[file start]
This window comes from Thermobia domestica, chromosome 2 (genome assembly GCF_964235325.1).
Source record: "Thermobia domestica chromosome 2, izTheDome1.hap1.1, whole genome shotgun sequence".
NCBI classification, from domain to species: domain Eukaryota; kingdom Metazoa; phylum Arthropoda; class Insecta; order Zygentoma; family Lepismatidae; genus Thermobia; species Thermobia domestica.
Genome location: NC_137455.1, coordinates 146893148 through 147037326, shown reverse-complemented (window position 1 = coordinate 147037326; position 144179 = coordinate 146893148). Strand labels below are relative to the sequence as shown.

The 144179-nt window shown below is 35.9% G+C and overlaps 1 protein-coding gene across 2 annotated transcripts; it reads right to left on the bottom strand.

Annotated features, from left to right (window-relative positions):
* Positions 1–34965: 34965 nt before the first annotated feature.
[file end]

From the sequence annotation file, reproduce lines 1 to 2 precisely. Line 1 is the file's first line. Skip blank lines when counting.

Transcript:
This window comes from Thermobia domestica, chromosome 2 (genome assembly GCF_964235325.1).
Source record: "Thermobia domestica chromosome 2, izTheDome1.hap1.1, whole genome shotgun sequence".